Depending on the circumstances, each of these methods have their place in conflict resolution. But more often than not, they leave at least one party unsatisfied with the outcome and project managers soon find that not every conflict can be rectified with a textbook solution.

Dealing with conflict in a project team

To help you deal with project conflicts in a more efficient way, here are my top four “real-life” suggestions for resolving conflicts in a project team.

1) Acknowledge the conflict

It's easier to turn a blind eye on conflicts and hope they go away, isn't it? But in reality, that's never how it plays out. While most conflicts are easy to avoid initially, when they start to have an impact on the success of the project, you need to acknowledge its presence and find ways to resolve it.

2) Agree to a co-operative process

With the conflict acknowledged, a project manager should set the ground rules for its resolution. This starts with everyone involved agreeing to cooperate towards resolving the conflict, which involves getting agreement from team members that they'll put the team and the project first, and set aside any opinion or ideas for the time being. This allows project managers to focus on asking questions to find the specific causes and understand the roots of the conflict.

3) Clarify positions

With the team ready to resolve the conflict, the next step is to understand the situation and where each team member stands. By clarifying people’s positions, you can see whether there are distinct groups within the team, or if it's individual team members that support a particular view. Doing this will help you make sure that each person’s opinion is heard and understood; and for you to see past different emotions and reveal the true nature of the conflict.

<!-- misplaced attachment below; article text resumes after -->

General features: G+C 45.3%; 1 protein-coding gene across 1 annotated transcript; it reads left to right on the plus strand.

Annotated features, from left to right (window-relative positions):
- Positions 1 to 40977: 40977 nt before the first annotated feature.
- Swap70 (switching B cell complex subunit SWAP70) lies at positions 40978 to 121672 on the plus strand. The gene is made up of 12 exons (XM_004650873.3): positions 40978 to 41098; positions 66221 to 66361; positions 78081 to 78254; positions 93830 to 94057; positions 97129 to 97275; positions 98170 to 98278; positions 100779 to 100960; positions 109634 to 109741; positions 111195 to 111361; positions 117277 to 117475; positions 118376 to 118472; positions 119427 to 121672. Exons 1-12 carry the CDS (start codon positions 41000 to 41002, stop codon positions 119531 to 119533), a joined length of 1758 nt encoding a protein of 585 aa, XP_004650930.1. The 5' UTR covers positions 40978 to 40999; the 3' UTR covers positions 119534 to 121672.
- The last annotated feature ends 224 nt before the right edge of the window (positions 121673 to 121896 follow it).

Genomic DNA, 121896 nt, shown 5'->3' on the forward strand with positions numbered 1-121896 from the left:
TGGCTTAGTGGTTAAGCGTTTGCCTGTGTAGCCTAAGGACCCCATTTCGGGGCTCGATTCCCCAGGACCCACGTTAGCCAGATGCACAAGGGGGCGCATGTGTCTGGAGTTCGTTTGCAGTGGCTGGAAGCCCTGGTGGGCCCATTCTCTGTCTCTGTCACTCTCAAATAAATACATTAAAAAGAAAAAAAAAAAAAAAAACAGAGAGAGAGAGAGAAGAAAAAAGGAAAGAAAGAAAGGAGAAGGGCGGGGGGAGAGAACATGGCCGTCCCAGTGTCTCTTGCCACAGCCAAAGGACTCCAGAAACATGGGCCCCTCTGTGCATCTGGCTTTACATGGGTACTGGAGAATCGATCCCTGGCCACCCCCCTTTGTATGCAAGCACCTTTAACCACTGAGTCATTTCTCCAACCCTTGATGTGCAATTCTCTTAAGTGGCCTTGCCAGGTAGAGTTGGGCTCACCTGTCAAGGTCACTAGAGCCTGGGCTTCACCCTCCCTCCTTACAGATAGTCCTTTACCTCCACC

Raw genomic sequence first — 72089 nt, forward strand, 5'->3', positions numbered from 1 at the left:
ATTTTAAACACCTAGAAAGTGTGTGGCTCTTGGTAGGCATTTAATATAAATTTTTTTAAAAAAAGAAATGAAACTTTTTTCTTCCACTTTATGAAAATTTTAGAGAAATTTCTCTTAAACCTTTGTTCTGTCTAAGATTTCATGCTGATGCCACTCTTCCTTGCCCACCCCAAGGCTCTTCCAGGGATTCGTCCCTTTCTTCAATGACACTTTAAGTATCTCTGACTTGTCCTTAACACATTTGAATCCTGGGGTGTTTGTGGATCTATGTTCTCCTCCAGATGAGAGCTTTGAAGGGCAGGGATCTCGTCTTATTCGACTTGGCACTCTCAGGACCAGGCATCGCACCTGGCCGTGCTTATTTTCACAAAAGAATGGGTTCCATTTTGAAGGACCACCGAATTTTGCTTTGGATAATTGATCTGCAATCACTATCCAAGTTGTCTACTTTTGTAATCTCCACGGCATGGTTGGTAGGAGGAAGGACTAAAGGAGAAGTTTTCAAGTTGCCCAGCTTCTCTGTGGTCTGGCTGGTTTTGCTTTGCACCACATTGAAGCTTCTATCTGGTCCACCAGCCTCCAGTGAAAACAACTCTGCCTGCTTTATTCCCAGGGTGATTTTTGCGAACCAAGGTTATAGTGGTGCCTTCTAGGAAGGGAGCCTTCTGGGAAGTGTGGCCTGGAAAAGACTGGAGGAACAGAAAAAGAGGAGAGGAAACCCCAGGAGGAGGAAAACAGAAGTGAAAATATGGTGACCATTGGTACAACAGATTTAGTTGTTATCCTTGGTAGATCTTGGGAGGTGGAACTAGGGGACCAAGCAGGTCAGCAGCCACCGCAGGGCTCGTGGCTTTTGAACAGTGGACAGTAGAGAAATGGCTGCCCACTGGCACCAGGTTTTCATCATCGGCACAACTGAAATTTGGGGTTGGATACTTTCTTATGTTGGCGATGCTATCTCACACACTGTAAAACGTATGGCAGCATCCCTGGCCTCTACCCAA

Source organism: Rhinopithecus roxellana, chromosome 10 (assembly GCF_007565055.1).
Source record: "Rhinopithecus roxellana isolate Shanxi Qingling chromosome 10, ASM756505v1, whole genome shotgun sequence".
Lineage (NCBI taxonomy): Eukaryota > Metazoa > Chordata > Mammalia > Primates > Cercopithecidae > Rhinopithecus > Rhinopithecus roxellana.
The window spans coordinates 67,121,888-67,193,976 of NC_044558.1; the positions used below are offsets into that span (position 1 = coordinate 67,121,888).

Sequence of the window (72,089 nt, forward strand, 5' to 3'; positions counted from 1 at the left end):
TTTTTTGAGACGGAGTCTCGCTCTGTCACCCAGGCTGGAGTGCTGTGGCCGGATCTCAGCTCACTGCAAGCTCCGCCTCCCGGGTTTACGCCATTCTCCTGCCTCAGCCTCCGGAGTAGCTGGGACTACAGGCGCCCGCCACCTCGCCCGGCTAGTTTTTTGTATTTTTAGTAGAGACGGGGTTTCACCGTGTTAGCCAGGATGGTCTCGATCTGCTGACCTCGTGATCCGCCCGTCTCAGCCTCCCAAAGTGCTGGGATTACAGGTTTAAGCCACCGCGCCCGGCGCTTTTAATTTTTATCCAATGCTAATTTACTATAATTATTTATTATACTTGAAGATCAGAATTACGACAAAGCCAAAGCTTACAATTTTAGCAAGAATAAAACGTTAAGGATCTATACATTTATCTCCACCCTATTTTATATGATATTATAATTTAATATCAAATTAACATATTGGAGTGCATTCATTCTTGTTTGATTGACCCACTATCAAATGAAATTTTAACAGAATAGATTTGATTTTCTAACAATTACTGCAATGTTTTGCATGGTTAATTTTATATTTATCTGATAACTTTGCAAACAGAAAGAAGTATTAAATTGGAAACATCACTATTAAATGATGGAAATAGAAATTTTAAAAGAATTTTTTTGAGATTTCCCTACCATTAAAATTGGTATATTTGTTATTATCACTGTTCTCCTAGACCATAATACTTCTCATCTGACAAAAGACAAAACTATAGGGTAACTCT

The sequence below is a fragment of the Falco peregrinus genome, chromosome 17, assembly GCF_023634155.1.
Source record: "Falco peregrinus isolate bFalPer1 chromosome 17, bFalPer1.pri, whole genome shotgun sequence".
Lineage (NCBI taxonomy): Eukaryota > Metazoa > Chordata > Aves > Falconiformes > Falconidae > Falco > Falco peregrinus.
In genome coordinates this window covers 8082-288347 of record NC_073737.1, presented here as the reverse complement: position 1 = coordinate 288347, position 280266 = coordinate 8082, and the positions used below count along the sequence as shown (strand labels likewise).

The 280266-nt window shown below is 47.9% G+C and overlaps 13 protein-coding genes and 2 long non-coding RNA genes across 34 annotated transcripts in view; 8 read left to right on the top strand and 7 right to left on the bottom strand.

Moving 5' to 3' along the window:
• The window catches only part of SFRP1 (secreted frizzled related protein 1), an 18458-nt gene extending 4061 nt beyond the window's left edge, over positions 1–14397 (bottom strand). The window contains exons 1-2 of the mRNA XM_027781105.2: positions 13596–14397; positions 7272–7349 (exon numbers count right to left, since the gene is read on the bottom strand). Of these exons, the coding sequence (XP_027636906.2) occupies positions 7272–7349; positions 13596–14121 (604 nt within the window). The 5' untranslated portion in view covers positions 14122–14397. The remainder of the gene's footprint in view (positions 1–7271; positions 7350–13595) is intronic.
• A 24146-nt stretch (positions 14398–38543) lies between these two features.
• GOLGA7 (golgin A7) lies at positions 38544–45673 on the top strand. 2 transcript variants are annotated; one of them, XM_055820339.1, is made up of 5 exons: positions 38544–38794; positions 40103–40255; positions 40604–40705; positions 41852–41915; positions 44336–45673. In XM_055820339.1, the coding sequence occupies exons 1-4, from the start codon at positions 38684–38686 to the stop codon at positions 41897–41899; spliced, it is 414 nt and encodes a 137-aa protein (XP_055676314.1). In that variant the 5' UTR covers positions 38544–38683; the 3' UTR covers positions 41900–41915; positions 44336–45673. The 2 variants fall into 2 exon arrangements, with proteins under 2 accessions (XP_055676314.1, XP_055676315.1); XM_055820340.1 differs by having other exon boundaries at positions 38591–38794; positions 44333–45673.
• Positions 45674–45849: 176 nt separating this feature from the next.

4) Collaborate on a solution

With everyone's cards on the table, the project manager should ask the team for a solution. By involving everyone in the resolution process, you ensure that everyone's concerns are taken into account and addressed. By getting them to all agree on the action to be taken, it also adds an element of accountability for everyone concerned.

Teamwork Puzzle

Conclusion

Managing conflict can be both easy and difficult at the same time and, unfortunately, using textbook or cookie-cutter methods of conflict resolution alone won't work. Whether the conflict came about because people don’t know what is expected of them or as a result of a power struggle, swift resolution is the only way to move the project forward. Conflict in project management is inevitable but when properly managed, it can lead to favourable conditions.

For project managers, conflict resolution involves trying to understand the subtleties of a conflict, and learning when to use the different approaches to conflict resolution. There is no one way that will help everyone deal with every single conflict situation, but by taking the time to first acknowledge and understand the cause of the conflict, project managers can develop a resolution style that incorporates different ways of dealing with conflicts.

Don’t shy away from problems; embracing it and managing it quickly will lead to an agile learning team, enhanced communication, and help you and your team get work done more effectively to produce better project outcomes.

Have you tried any of these methods? Did they help resolve the conflict?